Marquis Marshall spoke just five words in court before he was sentenced to life in prison without the possibility of parole for the shooting deaths of two people inside a Wichita Dollar General store last November.
“No. No, sir,” he told District Judge Warren Wilbert when asked whether wanted to say anything on his own behalf.
After signing paperwork promising to register as a violent offender if he is ever released, Marshall was asked whether the paperwork had his birth date right.
“Yeah,” he replied.
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When asked whether the Social Security number was correct, Marshall again replied, “Yeah.”
Wearing handcuffs and a green jail uniform, Marshall was then led out of a Sedgwick County courtroom, apparently for the last time. No one but Marshall, and maybe his lawyer, was left with a clue about why he used a .22-caliber handgun to shoot and kill 22-year-old store employee Zachary Hunt and 79-year-old customer Henry Harvey at the store near 13th and Oliver.
A Sedgwick County jury deliberated less than 1 1/2 hours on Oct. 2 before convicting Marshall of capital murder. His defense lawyer presented no evidence at the trial, and a motive for the shootings was never disclosed.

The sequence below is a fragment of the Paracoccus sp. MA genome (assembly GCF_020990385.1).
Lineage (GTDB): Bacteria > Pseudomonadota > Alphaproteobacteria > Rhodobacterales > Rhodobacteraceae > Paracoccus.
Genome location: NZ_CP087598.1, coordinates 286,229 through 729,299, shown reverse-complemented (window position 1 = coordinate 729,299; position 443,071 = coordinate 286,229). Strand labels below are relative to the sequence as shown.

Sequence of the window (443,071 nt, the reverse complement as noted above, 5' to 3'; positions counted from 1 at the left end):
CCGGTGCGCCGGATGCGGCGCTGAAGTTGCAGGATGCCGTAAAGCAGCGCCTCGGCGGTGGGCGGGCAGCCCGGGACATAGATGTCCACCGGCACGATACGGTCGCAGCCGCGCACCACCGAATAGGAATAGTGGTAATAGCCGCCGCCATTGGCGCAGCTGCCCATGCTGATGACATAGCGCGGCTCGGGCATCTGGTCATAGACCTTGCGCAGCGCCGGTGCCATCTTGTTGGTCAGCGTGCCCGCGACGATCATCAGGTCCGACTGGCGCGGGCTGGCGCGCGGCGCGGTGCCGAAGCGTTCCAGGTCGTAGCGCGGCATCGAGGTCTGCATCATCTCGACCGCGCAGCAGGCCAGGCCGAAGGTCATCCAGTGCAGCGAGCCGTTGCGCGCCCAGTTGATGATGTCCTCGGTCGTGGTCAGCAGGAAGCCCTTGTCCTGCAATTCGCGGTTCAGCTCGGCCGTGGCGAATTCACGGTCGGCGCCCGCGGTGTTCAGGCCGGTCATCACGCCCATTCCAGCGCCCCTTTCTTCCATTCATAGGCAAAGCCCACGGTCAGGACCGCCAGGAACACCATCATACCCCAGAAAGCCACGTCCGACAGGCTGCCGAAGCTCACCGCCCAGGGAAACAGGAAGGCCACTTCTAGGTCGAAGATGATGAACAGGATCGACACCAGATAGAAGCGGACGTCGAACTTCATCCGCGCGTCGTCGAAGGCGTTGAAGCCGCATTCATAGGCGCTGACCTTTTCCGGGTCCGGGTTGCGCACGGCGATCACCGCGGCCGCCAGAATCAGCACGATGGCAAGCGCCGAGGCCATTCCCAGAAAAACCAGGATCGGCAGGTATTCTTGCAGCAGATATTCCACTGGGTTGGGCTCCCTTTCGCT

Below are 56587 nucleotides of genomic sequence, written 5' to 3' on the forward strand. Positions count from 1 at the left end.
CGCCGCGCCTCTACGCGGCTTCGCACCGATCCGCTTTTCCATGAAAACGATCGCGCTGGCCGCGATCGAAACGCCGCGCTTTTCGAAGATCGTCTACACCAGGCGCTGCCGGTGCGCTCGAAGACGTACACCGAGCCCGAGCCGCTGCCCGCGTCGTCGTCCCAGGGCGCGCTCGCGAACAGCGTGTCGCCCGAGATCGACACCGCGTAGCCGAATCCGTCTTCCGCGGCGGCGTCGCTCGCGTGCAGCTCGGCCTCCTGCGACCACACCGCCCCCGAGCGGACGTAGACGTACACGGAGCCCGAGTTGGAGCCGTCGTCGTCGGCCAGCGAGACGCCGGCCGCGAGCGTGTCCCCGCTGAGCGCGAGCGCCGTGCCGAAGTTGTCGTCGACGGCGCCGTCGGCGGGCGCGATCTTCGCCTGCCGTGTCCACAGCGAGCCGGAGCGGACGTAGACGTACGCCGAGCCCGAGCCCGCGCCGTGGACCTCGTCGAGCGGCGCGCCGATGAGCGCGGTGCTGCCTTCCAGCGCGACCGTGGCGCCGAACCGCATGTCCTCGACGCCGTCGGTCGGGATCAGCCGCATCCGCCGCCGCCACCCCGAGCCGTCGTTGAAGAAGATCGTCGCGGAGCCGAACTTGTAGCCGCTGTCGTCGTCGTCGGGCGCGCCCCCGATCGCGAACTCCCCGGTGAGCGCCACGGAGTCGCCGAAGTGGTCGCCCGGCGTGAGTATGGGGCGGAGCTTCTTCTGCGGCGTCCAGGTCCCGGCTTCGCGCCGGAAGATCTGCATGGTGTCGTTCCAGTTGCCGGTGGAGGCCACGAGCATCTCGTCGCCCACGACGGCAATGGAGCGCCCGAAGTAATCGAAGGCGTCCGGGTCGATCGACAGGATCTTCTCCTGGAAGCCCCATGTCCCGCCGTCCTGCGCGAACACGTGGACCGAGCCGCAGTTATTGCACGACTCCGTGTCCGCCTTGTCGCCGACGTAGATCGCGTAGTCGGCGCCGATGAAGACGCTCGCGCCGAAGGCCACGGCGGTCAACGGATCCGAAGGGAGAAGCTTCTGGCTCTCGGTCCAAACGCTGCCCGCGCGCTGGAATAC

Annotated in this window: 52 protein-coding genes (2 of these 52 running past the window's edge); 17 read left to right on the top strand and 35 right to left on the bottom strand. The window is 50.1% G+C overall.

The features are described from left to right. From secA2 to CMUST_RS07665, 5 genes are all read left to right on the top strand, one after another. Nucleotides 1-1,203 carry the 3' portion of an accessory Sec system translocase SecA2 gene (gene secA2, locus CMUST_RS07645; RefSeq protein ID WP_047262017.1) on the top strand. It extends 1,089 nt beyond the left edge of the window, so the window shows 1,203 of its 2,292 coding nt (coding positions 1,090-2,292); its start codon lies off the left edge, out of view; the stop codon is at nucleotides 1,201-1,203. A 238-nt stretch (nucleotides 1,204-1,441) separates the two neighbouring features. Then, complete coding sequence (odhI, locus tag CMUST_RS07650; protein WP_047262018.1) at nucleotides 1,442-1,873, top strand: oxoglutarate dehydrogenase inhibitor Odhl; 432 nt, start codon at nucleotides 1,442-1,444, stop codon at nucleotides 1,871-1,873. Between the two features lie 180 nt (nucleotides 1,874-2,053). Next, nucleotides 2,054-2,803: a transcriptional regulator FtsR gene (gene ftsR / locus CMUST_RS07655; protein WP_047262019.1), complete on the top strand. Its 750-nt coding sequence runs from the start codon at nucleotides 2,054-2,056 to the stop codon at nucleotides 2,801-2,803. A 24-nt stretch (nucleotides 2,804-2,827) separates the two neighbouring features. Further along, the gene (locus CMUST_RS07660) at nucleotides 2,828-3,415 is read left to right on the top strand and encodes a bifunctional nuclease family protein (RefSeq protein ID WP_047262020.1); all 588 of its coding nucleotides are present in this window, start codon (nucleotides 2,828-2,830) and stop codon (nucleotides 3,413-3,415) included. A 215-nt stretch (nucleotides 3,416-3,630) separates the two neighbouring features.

About two dozen relatives of Harvey and Hunt attended the sentencing hearing, but the only one to address the court at length was Veronica Thaw, Harvey’s daughter.
She said her father became a single parent of six children, ages 1 1/2 to 14, when he gained custody of them in 1986.
“He taught each of his children how to cook and sew,” she said. “He also taught us how to be respectable citizens.”
Harvey dropped out of school to join the Air Force at age 16, Thaw said. After 25 years in the service, she said, he retired and enrolled at Wichita State University. He took high school classes at night and college courses in the day, she said. He eventually became the first African-American to earn a geology degree from WSU, she said, and he was planning to enroll in graduate school when he was shot.
Thaw also said her father had been arranging family reunions for 50 years.
“A limb has fallen from our family tree,” she said. “Actually, Daddy was the trunk.
“Marquis stole the life of our father, but he cannot steal our special memories. … Our lives will be forever changed because Marquis Marshall decided to enter that store with a gun. We want him to get the full extent of punishment, this side of death.”
Kelly Herbert, Hunt’s mother, started to read a statement in court, but got out only a few words before faltering. District Attorney Marc Bennett read the statement into the record for her.
“I wake up every morning praying this is all a dream,” she wrote. “We struggle every day to cope with the reality that he is gone forever.”
“Our lives have been torn to shreds, flipped upside down and forever changed. We just want our old lives back but now our lives will never be the same.”
Herbert said Marshall could have chosen to walk out of the store on the night of the shooting without hurting anyone.
“Instead, Mr. Marshall chose to commit a senseless act of violence that changed lives of so many people, including his own.”